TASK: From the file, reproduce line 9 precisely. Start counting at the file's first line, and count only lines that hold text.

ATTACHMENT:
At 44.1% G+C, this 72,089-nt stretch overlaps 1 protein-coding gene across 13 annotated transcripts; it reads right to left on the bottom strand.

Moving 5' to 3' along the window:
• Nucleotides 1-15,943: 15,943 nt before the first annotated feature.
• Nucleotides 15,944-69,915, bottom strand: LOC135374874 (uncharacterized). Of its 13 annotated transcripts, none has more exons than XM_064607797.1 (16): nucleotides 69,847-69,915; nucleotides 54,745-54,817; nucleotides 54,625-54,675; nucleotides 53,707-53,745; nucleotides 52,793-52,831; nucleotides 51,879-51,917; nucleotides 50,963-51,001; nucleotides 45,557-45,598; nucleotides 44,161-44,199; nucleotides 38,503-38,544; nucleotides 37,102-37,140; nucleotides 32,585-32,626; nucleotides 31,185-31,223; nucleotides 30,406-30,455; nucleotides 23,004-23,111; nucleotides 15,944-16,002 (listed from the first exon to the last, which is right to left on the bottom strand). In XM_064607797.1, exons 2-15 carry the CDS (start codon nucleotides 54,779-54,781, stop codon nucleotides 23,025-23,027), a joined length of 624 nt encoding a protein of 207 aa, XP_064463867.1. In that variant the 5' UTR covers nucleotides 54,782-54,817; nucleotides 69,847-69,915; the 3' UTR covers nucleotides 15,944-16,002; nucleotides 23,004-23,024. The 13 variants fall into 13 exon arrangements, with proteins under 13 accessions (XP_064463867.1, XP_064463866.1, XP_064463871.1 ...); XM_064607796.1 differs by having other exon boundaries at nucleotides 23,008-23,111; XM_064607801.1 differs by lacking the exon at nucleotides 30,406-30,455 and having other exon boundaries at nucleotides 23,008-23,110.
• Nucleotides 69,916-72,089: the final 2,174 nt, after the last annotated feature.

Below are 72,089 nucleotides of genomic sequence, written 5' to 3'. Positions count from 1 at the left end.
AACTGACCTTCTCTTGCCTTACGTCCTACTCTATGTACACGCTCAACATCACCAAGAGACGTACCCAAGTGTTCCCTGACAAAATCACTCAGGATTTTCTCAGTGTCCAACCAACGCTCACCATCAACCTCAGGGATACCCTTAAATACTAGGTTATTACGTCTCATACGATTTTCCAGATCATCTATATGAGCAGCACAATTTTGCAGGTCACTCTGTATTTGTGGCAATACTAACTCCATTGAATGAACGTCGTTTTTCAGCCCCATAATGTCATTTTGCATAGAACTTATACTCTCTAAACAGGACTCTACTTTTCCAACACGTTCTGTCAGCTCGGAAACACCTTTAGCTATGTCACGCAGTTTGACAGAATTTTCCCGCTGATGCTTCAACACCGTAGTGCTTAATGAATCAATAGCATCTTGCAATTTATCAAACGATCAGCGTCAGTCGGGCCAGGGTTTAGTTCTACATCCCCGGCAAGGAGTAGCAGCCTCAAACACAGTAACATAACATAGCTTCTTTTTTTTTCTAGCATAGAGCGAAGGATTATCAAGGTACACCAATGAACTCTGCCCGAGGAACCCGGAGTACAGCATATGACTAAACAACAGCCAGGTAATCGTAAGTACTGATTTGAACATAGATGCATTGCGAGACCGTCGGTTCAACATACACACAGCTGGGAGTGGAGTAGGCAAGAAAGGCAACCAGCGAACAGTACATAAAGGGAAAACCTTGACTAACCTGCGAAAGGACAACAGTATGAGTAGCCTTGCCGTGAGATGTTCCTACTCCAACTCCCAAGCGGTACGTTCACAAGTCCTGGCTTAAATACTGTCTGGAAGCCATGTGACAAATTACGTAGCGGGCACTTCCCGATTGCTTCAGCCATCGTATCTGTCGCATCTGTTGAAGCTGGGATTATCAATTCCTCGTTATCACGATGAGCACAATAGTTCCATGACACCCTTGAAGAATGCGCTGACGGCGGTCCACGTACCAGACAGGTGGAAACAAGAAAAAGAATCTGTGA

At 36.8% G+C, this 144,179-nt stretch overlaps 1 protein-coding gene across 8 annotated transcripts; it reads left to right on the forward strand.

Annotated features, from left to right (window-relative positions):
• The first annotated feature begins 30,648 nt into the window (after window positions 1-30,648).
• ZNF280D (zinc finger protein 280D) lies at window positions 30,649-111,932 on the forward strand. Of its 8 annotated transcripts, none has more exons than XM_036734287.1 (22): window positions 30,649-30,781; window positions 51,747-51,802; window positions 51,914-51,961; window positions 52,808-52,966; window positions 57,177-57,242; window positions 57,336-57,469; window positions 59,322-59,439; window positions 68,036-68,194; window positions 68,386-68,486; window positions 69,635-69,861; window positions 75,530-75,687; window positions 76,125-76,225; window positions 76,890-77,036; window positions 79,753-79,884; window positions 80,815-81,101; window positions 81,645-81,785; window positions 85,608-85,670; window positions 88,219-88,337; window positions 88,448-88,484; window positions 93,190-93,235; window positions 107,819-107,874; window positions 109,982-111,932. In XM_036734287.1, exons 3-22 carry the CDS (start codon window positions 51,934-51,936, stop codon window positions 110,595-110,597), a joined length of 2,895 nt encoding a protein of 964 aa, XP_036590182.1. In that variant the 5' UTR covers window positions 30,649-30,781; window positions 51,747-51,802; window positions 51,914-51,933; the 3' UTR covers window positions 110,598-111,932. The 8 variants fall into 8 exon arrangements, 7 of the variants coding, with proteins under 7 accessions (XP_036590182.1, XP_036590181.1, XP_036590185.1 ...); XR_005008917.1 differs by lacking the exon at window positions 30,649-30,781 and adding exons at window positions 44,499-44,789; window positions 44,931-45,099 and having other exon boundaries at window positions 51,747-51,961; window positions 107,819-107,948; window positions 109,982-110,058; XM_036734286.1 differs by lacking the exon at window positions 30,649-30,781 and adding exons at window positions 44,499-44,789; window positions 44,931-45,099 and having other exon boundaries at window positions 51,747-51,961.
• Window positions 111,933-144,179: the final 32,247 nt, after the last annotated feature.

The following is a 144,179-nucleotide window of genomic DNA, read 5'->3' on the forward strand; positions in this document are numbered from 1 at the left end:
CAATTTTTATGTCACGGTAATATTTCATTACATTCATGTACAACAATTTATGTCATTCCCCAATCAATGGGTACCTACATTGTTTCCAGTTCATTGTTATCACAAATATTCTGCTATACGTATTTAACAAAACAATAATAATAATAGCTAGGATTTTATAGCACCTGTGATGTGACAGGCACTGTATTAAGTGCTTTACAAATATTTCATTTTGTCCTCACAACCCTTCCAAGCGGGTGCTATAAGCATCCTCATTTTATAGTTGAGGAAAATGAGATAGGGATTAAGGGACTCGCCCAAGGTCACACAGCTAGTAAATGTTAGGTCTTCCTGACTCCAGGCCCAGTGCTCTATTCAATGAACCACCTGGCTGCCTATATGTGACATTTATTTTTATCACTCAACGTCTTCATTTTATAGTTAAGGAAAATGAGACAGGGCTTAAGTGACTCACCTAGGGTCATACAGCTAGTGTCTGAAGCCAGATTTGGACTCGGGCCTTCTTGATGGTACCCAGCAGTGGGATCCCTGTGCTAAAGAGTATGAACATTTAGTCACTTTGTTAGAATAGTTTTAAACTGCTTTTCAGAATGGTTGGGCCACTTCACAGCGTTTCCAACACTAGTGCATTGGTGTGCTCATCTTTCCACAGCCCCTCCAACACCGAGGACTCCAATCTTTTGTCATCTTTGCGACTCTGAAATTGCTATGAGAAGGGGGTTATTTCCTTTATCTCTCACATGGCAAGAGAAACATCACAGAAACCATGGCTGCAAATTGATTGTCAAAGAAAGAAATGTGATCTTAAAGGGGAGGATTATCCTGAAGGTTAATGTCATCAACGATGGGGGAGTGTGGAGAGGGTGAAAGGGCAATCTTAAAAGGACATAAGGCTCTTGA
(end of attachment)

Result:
Annotated features, from left to right (window-relative positions):